An Italian tradition in upstate New York
I go way back with spiedies. During my childhood days near Rochester, New York, there was a trattoria, since gone, called The Vineyard that my family would hit for a night out. Next to the meatballs on the buffet were the spiedies—tangy, tender cubes of grilled pork on skewers that tasted exotic to our suburban palates. We couldn’t get enough.
At the time, we did not bother to question the provenance of spiedies. Now that I am grown up and more curious, I find that Rochester is 150 miles northwest of the spiedie sphere of influence, which revolves around the tri-cities of Binghamton, Endicott, and Johnson City in New York State’s Southern Tier. The story has it that spiedies, whose name is derived from spiedino or spiedo, Italian words for “skewer” and “spit,” respectively, were the invention of Augustino Iacovelli, an immigrant from Abruzzo. Previously employed in the area’s shoe-manufacturing industry, Iacovelli opened a restaurant called Augie’s in Endicott in 1939 where the specialty was skewered chunks of lamb, rubbed with garlic and dry herbs, and basted with a vinegar wash during cooking (see recipe below). They caught on and spread to eateries across the region, including The Vineyard, which was opened in the 1980s by two of Iacovelli’s sons. Today, the standard upstate New York spiedie is cubed pork or chicken marinated overnight in a zesty oil-and-vinegar concoction, grilled, and served on a metal skewer with Italian bread.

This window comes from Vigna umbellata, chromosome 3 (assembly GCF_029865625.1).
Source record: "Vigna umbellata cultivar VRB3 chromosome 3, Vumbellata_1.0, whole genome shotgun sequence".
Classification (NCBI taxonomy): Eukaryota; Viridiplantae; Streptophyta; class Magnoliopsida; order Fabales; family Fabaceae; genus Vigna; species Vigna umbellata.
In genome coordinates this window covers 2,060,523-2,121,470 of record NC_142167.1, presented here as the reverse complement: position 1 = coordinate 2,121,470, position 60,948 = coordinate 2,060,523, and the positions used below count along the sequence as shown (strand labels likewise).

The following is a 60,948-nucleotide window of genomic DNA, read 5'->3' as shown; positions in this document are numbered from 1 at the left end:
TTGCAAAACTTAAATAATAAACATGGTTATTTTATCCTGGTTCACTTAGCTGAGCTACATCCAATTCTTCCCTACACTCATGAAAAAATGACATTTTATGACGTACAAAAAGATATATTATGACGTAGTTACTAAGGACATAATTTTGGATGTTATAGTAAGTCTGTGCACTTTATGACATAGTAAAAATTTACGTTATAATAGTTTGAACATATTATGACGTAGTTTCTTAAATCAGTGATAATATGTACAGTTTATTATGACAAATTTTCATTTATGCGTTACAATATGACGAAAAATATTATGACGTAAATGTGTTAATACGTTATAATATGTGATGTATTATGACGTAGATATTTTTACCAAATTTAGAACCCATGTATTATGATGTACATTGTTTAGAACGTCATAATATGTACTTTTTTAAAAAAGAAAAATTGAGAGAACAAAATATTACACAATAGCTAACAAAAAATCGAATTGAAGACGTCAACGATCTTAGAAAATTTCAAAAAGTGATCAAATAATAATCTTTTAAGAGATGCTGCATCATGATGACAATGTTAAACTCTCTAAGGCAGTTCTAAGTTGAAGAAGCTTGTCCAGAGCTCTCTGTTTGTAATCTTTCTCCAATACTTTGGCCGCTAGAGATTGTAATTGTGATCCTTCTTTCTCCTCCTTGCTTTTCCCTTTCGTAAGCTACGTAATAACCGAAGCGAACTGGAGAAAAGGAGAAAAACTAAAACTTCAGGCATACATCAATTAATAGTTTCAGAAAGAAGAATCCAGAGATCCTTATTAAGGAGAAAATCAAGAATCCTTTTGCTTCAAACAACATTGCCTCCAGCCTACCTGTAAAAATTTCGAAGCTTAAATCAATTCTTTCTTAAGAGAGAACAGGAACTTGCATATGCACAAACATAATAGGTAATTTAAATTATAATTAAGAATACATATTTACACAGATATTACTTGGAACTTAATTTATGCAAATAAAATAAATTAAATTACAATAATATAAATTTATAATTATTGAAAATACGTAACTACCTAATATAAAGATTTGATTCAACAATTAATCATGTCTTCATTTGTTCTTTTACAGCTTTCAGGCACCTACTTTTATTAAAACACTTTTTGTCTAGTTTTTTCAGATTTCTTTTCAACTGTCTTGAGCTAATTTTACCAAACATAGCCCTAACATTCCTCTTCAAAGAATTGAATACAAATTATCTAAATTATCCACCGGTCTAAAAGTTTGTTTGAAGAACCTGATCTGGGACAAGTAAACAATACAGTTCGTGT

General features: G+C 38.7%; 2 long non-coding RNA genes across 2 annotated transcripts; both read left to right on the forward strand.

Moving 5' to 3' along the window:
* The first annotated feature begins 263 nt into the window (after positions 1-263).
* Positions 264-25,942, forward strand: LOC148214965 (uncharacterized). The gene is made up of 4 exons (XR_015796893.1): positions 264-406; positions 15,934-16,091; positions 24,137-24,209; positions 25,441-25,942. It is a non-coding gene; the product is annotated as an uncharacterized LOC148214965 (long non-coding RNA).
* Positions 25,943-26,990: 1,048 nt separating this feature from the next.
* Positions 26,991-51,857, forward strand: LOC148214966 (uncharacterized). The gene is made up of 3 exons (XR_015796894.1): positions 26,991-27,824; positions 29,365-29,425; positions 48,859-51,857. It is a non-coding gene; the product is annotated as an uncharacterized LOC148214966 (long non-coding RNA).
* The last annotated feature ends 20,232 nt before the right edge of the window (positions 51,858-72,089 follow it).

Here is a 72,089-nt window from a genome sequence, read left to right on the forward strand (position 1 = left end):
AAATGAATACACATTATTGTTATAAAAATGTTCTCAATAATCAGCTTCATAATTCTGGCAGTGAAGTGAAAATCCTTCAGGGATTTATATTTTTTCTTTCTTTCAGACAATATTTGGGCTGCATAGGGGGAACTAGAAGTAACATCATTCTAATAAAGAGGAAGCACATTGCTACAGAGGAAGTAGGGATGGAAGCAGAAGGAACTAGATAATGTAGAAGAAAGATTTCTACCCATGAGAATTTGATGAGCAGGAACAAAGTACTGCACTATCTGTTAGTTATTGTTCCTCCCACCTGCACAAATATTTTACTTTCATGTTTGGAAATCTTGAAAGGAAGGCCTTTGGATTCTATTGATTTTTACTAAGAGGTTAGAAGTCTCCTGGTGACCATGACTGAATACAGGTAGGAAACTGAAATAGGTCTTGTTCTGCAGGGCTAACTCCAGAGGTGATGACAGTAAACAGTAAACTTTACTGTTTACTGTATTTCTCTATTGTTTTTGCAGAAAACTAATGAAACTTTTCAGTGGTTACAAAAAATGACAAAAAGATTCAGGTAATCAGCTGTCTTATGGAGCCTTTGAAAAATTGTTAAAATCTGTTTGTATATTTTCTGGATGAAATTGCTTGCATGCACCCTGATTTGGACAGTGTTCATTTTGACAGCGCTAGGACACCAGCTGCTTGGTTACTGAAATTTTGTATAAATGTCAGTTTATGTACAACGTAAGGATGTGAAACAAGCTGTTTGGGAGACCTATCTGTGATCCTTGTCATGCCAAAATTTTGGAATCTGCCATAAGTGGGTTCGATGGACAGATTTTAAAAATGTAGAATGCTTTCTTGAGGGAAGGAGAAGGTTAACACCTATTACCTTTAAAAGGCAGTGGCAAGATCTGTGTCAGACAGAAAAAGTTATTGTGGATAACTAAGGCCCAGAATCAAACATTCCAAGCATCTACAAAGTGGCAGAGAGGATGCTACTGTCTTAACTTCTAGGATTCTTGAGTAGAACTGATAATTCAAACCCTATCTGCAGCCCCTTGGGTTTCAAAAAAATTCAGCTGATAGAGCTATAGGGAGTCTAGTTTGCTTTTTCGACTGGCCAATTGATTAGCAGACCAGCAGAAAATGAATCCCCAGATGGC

The specialty is so popular, particularly during grilling season, that there’s an August festival dedicated to it. Precubed meat is sold for spiedies in markets, and though the marinade is easy to make yourself, prepared ones are widely sold. My sister, who now lives in Virginia, has Salamadia’s Original State Fair Spiedie Sauce shipped to her by the case.
If you find yourself hungry near Binghamton, though, the thing to do is head straight for Sharkey’s, an unassuming tavern whose reputation for spiedies is righteous and deserved. When I found the place on a recent visit, it was mostly quiet, with two old smokes parked at the bar and one booth filled. But the spiedies were as succulent as I’d remembered from The Vineyard, the earthy oil and the bright acids shaking hands and deciding to get along. I used the bread as a mitt to pull the meat off the spit. Then I ordered seconds.